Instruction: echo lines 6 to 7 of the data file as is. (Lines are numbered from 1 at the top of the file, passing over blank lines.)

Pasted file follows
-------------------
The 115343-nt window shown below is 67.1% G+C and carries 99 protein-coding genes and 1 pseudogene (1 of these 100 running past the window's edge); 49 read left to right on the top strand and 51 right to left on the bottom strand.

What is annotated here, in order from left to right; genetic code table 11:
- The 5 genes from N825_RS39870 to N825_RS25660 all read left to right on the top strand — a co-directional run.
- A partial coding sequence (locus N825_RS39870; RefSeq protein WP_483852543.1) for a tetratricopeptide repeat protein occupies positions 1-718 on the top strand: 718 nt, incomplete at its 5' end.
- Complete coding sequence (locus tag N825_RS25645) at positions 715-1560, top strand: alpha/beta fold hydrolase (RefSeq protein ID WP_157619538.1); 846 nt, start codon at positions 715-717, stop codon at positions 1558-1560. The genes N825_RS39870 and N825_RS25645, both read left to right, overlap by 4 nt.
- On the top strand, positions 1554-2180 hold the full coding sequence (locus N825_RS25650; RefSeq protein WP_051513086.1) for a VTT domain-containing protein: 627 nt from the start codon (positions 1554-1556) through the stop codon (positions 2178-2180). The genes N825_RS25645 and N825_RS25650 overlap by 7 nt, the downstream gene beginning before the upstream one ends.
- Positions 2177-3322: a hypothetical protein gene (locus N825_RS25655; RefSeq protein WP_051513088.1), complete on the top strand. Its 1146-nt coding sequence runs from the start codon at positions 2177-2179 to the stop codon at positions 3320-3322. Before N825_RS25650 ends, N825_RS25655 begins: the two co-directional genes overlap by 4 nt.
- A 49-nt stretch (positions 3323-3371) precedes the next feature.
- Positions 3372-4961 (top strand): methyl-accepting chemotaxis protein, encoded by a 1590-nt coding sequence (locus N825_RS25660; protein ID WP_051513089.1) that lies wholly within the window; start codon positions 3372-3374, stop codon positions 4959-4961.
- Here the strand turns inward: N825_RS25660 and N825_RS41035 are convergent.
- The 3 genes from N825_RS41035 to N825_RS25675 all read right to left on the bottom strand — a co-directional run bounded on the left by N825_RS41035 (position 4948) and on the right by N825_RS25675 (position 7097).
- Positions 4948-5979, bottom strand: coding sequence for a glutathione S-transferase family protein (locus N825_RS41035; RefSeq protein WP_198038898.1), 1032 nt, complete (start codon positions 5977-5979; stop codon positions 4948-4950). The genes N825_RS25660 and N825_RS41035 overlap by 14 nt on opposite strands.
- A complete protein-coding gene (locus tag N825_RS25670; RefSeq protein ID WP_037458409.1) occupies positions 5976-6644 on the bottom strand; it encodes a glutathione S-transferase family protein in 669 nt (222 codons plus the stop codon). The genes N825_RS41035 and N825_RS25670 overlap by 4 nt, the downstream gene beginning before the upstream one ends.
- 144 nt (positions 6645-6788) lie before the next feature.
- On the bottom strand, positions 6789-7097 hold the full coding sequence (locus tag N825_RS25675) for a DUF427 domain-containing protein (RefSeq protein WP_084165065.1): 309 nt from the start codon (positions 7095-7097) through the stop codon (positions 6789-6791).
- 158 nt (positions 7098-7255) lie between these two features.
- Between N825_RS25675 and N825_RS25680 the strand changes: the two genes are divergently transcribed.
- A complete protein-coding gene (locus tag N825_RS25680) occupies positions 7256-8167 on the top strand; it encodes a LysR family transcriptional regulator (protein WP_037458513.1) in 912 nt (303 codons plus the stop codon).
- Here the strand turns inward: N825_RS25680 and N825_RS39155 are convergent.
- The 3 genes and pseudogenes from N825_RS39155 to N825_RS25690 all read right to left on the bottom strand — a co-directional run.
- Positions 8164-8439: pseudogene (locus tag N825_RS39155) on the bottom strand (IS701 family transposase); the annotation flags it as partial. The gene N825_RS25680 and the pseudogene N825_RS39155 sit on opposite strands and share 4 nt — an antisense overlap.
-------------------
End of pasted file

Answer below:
- On the top strand, positions 1554-2180 hold the full coding sequence (locus N825_RS25650; RefSeq protein WP_051513086.1) for a VTT domain-containing protein: 627 nt from the start codon (positions 1554-1556) through the stop codon (positions 2178-2180). The genes N825_RS25645 and N825_RS25650 overlap by 7 nt, the downstream gene beginning before the upstream one ends.
- Positions 2177-3322: a hypothetical protein gene (locus N825_RS25655; RefSeq protein WP_051513088.1), complete on the top strand. Its 1146-nt coding sequence runs from the start codon at positions 2177-2179 to the stop codon at positions 3320-3322. Before N825_RS25650 ends, N825_RS25655 begins: the two co-directional genes overlap by 4 nt.